PCOS stands for Polycystic Ovarian Syndrome. It is the most common endocrine health issue that many women face today. It now affects 1 out of every 4 women and is a main cause for infertility.
There are 3 signs or symptoms doctors look for in order to be diagnosed with PCOS:
#1 Irregular periods or anovulation (ovulation doesn’t occur)
#2 Signs of increased androgenic hormones such as facial hair growth, hair thinning, weight gain, and acne
#3 Many small cysts on one or both ovaries usually found by doing an ultrasound
Other symptoms that can also be found in women suffering from PCOS include:
PCOS has multiple factors that play a role including genetics, the environment, and the intra-uterine environment (what the baby was exposed while in her mother’s uterus). The interaction of these factors can lead to the development of PCOS.
Women with PCOS usually have a first-degree relative with PCOS also so we know there’s an inheritance component. Also, a higher frequency of specific genetic polymorphisms are found in women with PCOS.
Our environment plays a huge role in the development of PCOS and these environmental factors include diet, exercise, weight management, and environmental toxins.
As for many other chronic health conditions, we know that inflammation is a main driving force for PCOS.
Our diet is a main contributing factor to increased inflammation. The Standard American Diet (SAD), GMOs, high sugar foods and processed foods all contribute to inflammation.
The prenatal environment plays a big role in the development of PCOS. Intrauterine growth retardation (IUGR) and excess exposure to hormones during critical windows of development can predispose a baby to PCOS. Obesity, diabetes, insulin resistance, and excessive weight gain in the mother may also be predictors for PCOS in the developing baby.
Endocrine disruptors are substances (toxins, foods, chemicals) that interfere with the normal physiology of the endocrine system and can cause hormonal imbalances.
While in utero a baby can be exposed to these endocrine disruptors which can contribute to the development of PCOS.
A common disruptor, BPA, is known to effect the development of hormone receptors in the developing baby.
Standard medical treatment includes
Birth control pills to help “regulate and normalize” menstrual cycles
Spironolactone (which is really a diuretic) to help lower the excess androgens which may help with acne, facial hair growth and hair thinning.
Metformin for blood sugar balance
Clomid or other fertility drugs to help women get pregnant
Although these medications may help with some of the symptoms they are doing nothing to address the underlying cause and the side effects of each are too negative for some women.
Birth control pills and Metformin rob the body of essential B vitamins. Remember, B vitamins are critical for fertility and for making a healthy baby!
Metformin can impact the permeability of the GI tract making it more leaky… this is not a good thing! Studies are showing that it does not improve fertility which doesn’t help if you’re trying to get pregnant! Metformin has also been found to be an endocrine disruptor—male fish are turning into female fish in water that has Metformin dumped into it!
There are much better alternatives to Metformin!
Well, Yes there are!
There are many things a woman can do to help get PCOS under control and regain hormonal balance, blood sugar balance, ideal weight, and reverse abnormal hair growth patterns.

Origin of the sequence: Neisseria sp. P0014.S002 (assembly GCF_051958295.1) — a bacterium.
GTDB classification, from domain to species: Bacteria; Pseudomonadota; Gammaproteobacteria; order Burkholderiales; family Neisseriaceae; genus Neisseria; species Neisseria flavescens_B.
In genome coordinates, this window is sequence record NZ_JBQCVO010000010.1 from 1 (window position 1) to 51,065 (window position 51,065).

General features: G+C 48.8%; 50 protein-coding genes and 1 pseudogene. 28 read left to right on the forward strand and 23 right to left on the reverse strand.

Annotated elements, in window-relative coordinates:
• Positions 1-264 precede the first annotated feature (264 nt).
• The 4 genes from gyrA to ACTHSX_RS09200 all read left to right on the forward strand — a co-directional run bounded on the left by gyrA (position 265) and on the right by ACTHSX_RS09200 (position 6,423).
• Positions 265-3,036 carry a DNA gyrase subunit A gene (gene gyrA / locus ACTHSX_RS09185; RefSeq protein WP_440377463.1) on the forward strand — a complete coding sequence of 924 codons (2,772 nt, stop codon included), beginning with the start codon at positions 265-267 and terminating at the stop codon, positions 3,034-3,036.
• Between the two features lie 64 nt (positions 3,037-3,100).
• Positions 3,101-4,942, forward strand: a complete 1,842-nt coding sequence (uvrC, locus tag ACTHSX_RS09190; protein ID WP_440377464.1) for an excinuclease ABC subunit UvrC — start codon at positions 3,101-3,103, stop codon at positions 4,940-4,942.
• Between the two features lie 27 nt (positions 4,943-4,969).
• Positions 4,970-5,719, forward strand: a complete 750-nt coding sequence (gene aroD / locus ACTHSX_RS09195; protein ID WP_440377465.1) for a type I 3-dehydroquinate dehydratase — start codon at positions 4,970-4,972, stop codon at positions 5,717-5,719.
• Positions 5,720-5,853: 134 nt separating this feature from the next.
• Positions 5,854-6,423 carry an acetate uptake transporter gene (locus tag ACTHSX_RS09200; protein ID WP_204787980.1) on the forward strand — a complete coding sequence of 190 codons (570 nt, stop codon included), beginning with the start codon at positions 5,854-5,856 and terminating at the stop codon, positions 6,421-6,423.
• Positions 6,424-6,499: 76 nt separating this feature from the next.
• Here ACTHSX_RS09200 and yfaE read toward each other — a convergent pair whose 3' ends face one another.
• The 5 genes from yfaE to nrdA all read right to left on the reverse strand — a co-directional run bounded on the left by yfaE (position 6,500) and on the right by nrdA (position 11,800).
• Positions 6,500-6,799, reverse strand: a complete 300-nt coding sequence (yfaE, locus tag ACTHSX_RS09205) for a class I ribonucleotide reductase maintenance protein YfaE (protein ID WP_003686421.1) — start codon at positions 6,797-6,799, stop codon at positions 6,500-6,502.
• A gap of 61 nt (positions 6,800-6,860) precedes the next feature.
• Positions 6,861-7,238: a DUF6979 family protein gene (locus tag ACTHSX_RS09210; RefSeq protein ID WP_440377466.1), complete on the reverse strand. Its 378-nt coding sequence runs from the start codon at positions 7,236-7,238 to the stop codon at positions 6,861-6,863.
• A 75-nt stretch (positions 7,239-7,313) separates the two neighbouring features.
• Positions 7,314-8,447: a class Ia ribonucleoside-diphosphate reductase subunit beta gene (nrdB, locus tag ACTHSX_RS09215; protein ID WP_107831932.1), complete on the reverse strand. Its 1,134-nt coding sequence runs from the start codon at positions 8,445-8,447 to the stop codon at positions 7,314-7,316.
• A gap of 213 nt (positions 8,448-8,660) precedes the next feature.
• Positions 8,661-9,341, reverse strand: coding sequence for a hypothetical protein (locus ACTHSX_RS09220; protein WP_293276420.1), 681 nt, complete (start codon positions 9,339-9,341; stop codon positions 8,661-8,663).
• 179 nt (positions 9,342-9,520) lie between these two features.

Some natural therapies include:
A plan incorporating each one of these therapies is customized for you based on your history and individual symptoms. It is highly effective and works to address the underlying imbalances and strengthen the foundation.
It’s important to remember that in PCOS the hormones are imbalanced and inflammation is present. Inflammation affects the whole body so even the follicular fluid surrounding the egg in your ovaries is inflamed. The vaginal flora can also be affected which can make it hostile for sperm to live in. The hair-like projections in the fallopian tubes may not function properly. There’s also a higher rate of thyroid issues with PCOS. All of these things can directly impact fertility. And more importantly these issues can effect the health of your future baby. It doesn’t matter if you are planning to conceive naturally or via IVF – it’s critical to address the inflammation and hormonal balance prior to conception in order to give your future baby the healthiest start possible.
Another thing to remember is that AMH levels are typically higher in women with PCOS so if you’re using AMH to monitor fertility and you have PCOS it can be misleading.
It’s important to keep in mind that forcing the body to get pregnant without addressing the underlying causes of PCOS can lead to undesirable effects during pregnancy and in the health of your baby. Some effects during pregnancy can include pre-term delivery, gestational diabetes, pre-eclampsia, and higher rate of miscarriage.
Babies can be larger in size which can then predispose them to diabetes or metabolic issues in the future. It’s so important to address the underlying causes of PCOS, reduce inflammation, and optimize nutrient status to help overcome infertility and make your healthiest baby possible!
If you have PCOS and would like to have a baby in the future I highly encourage you to seek out the many natural therapies that are available to help address the hormonal imbalances, inflammation, gastrointestinal issues, and blood sugar balance. Not only will fertility be much easier for you but more importantly your future baby will have the healthiest start possible.